This is going to be the first in a new semi-regular feature, where I talk about a game I'm, well, currently playing through.
So we're kicking this off with a interesting game: Blue Dragon. The debut of Mistwalker Studios, this JRPG is the brainchild of some the biggest names behind JRPGs: Hironobu Sakaguchi (the man behind the early Final Fantasy games), Nobuo Uematsu (famed Final Fantasy music composer), and Akira Toriyama (the creator of the Dragon Ball franchise, and main artist behind the Dragon Quest games).
Gameplay wise, the game is Final Fantasy V, modernized. It's the same idea of each character being able to switch classes at will, and obtain skills from those classes that can be applied to playing other classes. While it's not as deep as the variety in its forebear, it also means that it's much better balanced - it's not possible to pull game breaking tricks like Doublecast Flare or dual wielded Rapid Fire Spellblades. I enjoyed it then, and I enjoy it now.
One interesting tweak is that the areas are full of little unmarked objects you can check to find items, gold, and occasionally even new spells. While this is interesting at first, it does grate a little as you go on, because of the tedium of checking every single object (and I mean EVERY object; even things like ordinary rocks sitting around can hide items).
The story is the game's biggest weakness. Specifically, the main protagonist is one of the most shonen hero to have ever shonened (mister "I'll never give up" Shu), which is kind of annoying. What makes it worse is that the actual story isn't really about him, once you break it down. Really, the entire plot centers around three specific characters and how everyone reacts to them and what they do.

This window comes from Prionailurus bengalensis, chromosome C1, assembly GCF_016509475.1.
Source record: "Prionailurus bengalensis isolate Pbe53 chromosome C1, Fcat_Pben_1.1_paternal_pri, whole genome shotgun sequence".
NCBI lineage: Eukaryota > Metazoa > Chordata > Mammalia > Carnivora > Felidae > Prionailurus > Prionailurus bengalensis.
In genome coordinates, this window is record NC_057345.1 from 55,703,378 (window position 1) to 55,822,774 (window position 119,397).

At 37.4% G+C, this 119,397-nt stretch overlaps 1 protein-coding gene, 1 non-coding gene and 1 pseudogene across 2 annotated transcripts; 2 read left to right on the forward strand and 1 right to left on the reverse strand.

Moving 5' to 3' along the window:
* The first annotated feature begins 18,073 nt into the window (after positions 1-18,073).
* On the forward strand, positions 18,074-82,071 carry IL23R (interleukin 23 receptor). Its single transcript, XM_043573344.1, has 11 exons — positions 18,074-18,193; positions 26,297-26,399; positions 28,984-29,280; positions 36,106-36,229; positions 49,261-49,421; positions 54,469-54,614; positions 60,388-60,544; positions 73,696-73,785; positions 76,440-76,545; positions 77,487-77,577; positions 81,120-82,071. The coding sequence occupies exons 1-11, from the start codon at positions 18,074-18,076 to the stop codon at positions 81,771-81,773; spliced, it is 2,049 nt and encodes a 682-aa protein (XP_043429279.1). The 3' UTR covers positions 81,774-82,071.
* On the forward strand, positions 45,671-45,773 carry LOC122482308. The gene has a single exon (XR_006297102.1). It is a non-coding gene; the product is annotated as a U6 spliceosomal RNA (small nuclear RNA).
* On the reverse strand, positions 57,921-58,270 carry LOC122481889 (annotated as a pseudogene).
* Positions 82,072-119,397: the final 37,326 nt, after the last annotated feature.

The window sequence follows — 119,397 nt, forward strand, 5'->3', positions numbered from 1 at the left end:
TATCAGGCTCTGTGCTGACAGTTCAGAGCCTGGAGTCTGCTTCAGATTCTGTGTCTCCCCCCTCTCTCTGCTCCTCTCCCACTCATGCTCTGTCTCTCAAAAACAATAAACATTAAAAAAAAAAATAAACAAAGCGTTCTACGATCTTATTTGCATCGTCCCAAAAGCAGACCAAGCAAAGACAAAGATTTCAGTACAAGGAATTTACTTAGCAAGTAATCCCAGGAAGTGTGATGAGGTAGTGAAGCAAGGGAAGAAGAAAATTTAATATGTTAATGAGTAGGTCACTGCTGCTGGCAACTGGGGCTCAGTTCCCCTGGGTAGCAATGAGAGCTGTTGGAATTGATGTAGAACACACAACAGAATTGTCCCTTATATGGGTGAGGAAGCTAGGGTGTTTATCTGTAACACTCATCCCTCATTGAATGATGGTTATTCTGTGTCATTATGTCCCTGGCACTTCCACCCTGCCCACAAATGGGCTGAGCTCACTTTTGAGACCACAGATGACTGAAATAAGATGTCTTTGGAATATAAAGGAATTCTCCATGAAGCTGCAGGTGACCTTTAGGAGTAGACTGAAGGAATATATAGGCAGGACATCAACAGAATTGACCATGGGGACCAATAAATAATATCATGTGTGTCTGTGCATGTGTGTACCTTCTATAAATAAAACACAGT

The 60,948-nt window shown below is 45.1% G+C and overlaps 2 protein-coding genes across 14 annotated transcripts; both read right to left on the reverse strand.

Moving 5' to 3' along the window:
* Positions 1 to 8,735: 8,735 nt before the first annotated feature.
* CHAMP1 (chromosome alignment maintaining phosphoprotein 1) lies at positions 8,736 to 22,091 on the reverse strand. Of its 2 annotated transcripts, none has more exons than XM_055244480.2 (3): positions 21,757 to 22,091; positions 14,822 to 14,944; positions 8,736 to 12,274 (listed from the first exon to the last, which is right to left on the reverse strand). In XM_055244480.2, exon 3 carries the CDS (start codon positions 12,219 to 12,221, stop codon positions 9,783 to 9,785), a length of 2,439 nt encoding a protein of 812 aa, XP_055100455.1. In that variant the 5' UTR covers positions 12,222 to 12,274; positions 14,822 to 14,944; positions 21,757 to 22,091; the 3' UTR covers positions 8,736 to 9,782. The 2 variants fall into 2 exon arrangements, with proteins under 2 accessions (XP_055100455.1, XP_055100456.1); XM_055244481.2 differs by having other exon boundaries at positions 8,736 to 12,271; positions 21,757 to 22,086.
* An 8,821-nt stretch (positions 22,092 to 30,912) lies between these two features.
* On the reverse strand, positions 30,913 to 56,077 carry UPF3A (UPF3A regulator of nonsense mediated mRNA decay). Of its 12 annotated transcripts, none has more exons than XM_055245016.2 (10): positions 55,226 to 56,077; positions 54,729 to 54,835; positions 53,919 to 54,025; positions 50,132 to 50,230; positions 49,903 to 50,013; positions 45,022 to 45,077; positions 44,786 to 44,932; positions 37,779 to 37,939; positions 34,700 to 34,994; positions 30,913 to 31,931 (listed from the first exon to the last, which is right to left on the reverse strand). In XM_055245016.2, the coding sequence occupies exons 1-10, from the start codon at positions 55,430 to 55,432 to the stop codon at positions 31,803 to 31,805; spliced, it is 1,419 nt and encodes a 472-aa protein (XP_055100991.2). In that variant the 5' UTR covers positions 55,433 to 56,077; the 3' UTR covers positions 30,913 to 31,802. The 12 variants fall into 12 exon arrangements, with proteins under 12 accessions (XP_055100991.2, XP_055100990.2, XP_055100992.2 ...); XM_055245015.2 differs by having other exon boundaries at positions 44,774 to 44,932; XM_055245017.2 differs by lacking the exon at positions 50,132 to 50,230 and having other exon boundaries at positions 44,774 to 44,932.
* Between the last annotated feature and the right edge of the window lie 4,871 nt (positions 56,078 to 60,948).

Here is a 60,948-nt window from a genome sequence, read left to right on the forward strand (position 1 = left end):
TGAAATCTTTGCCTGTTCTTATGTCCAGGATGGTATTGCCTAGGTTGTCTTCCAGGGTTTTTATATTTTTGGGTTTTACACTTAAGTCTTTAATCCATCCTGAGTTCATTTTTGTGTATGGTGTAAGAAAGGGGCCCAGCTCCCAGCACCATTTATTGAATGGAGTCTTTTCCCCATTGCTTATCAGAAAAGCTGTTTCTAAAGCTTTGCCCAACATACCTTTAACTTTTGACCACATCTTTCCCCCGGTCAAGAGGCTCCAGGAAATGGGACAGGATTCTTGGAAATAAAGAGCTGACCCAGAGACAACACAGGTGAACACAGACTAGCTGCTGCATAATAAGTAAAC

The three are Kluke (the female point of the love triangle among the three initial party members), Nene (the main villain of the story, whose reasons for being such are only explained in the sequels...grumble), and Zola (a mysterious mercenary whose real agenda and story isn't frustratingly revealed into the last hour of the game). Every single plot point comes down to someone reacting to what these characters do. Every. Single. One.
Given the issues of the latter two, this makes Kluke the only genuinely interesting character in the whole game, so...why is she not the protagonist again? Oh, right, got to have your shonen shonening it up. It could have been so much better - a little darker, a little more introspective - if they had taken that route. Instead, the story of Shu is ultimately forgettable.
Combined with the relative lack of variety in party builds, I've concluded this game is really only worth playing through once. Which makes me wonder why I'm trying again. Oh well, I'll probably still finish it...and then it can just gather dust. Not much else that can be said, other than, hey, I played this game. It was okay. The end.